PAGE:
Oft-referred to as "quintessential class actions", the
majority of product liability actions that have sought
certification as class proceedings in the last 10 years have been
granted certification. However, two recent decisions denying
certification may signal a shift towards greater scrutiny of
proposed product liability class actions. Judges have become more
willing to refuse certification where it is not clear there is
sufficient commonality amongst the class members or that a class
proceeding will be the preferable procedure.
In Warner v Smith & Nephew
Inc., a recent Alberta certification decision, the
product at issue was Smith & Nephew's hip resurfacing
system, known as "the Birmingham system". After being
implanted with the Birmingham system, the representative plaintiff
was found to have toxic levels of metal ions in her blood (the
Birmingham system is a metal product) and had to have the device
removed. Certification failed on the issues of identifiable class
and preferable procedure.
Regarding identifiable class, the judge found that a class of
all people who had the Birmingham system implanted and their
dependants would be appropriate since compensable harm could arise
as soon as a defective device is implanted. However, Justice
Poelman held that the plaintiff had not established some basis in
fact for the existence of at least two class members who had
experienced complaints similar to those of the representative
plaintiff. The evidence of the representative plaintiff on this
issue was rejected as double hearsay, "being passed from the
anonymous nine people through an unnamed person at the law firm to
Certification was also denied for failure to meet the preferable
procedure requirement. In finding that a class action was not the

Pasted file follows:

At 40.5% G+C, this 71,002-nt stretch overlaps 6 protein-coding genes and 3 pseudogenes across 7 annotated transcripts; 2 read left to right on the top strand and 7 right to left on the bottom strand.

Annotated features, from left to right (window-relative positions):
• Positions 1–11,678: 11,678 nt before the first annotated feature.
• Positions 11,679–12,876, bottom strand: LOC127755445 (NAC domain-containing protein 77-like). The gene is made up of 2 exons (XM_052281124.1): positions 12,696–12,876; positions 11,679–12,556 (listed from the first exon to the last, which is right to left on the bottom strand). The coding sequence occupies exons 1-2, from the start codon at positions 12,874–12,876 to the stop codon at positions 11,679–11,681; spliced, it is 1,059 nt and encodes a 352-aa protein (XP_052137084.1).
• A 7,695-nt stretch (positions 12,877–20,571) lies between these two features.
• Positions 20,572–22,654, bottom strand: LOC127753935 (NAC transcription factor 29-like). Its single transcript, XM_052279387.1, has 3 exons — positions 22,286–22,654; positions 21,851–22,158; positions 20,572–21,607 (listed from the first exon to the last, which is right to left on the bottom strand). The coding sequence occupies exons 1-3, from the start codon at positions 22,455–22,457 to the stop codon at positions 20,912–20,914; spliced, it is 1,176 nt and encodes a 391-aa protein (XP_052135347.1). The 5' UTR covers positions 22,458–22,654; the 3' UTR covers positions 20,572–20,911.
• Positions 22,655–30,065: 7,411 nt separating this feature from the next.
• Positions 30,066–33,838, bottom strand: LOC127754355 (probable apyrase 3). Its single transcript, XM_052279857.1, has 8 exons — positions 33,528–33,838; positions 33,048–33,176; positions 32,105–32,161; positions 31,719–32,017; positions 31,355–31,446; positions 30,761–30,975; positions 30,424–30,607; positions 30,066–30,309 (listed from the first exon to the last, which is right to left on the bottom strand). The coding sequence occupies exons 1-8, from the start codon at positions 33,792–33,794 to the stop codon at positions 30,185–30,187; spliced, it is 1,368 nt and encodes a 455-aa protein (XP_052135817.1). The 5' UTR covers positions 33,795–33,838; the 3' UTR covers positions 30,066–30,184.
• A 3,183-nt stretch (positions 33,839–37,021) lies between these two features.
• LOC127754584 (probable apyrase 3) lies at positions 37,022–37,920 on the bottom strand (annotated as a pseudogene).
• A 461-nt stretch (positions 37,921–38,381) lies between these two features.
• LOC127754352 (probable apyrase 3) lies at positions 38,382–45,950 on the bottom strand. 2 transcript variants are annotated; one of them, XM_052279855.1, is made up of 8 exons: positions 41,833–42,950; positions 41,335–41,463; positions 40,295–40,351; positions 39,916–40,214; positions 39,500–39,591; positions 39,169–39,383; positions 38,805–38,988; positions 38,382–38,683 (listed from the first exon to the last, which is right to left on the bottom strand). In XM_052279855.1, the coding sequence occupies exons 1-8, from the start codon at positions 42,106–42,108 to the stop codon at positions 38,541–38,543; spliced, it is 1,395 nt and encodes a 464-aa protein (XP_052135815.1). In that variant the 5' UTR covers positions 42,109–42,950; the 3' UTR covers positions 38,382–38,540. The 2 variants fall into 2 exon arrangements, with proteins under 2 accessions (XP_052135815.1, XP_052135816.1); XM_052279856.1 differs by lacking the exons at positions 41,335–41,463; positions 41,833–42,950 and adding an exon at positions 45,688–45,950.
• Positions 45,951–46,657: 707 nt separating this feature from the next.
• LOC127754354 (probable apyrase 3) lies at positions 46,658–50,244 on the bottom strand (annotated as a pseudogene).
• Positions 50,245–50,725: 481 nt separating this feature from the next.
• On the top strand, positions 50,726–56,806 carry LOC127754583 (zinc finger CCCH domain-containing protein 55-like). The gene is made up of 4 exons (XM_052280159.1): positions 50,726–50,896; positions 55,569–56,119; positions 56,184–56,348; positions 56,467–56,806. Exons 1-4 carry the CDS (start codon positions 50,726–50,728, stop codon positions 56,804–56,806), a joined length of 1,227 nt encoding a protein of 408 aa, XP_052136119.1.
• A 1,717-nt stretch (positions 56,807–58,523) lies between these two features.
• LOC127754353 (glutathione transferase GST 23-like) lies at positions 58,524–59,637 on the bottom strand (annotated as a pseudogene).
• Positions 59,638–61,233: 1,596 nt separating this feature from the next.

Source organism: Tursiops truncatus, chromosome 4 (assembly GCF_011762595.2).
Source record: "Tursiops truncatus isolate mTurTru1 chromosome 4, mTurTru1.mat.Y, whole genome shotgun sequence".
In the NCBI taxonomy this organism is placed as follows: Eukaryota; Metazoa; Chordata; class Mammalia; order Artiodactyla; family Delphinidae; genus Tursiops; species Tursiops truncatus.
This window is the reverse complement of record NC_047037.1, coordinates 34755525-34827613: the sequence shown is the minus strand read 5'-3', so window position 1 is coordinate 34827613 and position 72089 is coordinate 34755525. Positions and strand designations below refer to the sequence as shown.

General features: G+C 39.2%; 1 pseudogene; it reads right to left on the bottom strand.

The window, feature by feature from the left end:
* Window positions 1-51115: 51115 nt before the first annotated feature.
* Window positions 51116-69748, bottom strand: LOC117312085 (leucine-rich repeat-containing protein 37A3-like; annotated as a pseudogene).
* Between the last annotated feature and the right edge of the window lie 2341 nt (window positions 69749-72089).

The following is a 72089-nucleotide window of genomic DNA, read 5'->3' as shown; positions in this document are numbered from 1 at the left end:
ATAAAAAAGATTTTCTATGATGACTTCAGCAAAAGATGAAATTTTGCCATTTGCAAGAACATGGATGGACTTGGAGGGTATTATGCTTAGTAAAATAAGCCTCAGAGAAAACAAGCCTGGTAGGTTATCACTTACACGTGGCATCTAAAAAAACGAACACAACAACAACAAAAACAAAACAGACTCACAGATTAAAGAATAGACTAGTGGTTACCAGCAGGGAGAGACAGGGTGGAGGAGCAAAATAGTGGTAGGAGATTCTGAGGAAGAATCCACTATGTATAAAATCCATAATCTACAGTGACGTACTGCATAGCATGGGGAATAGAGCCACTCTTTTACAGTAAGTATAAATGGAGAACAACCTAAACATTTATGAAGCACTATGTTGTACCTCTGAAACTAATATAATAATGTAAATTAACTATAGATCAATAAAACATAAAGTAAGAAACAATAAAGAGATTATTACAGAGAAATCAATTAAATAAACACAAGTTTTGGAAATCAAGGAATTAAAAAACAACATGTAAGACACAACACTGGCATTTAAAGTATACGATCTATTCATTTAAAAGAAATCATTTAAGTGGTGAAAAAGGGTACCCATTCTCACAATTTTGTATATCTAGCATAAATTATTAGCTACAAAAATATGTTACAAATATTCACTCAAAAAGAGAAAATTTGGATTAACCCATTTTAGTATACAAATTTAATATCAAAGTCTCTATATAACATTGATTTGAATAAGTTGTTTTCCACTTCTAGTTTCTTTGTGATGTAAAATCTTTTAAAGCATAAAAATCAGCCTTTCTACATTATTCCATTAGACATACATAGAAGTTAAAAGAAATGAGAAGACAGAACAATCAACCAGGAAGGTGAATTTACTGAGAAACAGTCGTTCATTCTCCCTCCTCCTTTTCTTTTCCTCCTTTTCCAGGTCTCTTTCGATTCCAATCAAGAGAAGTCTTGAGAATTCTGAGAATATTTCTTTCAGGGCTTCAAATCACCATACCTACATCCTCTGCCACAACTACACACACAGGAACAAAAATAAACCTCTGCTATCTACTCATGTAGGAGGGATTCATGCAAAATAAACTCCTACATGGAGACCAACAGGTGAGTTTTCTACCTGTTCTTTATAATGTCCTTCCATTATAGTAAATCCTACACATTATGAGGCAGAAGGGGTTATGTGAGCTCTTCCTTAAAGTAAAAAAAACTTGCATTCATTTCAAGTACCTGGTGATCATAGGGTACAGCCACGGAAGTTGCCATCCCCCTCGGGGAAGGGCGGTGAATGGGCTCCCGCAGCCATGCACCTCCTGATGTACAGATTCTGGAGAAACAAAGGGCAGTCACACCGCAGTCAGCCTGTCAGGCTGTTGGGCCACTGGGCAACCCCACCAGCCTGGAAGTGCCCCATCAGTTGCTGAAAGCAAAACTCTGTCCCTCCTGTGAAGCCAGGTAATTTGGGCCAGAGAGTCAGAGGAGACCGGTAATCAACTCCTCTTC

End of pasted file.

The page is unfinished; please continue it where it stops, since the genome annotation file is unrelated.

preferable procedure, Justice Poelman pointed out one of the
significant problems in many medical device class actions: that
complaints about the device can be caused by a host of
patient-specific and surgeon-specific factors unrelated to the
device. Here, those factors included the individual nature of the
patient's hip problem, the patient's relevant personal
characteristics and medical background, the recommendation of the
surgeon on the appropriate device, whether the patient accepted
that recommendation, the difficult surgical technique involved with
properly implanting the device, and subsequent monitoring and
general health. Since all of these issues require individual
assessment, they will likely not be common across class members and
are therefore likely more suitable for individual actions.
The decision in Warner follows another denial of
certification in Charlton v Abbott Laboratories,
Ltd. by the British Columbia Court of Appeal. The
proposed class in Charlton was composed of those who took
the drug sibutramine, a prescription weight-loss medication that
allegedly increased the risk of cardiovascular events, such as
heart attack and stroke. The evidence adduced on the certification
motion suggested there might be an important distinction between
class members who had pre-existing cardiovascular conditions, and
those who did not. The defendant manufacturers had warned against
prescribing the drug to patients with pre-existing conditions. The
B.C. Supreme Court originally granted certification, but the Court
of Appeal reversed that decision because the plaintiffs had failed
to establish evidence of a "methodology for establishing that
the class as a whole, as opposed to those who were wrongly
prescribed sibutramine despite a history of disease, was affected
or put at risk by its use of sibutramine".
The requirement of a "methodology" for establishing
harm on a class-wide basis is well-established in indirect
purchaser class actions where price-fixing is alleged, but new to
product liability class actions. Interestingly, the plaintiffs'
expert, a cardiologist, had opined that all class members (both
with and without pre-existing conditions) were put at risk by using
sibutramine. However, the Court of Appeal scrutinized the
evidentiary foundation of the expert's opinion, and found no
support for the proposition that sibutramine users without
pre-existing conditions were at increased risk. There was no
prospect of such evidence being obtained, since the drug had been
pulled off the market in 2010 and was no longer being studied.
Warner and Charlton seem to indicate an
acknowledgement that not all product liability cases are suitable
for class certification. Courts are taking a hard look at the
evidence put forward by plaintiffs and denying certification in
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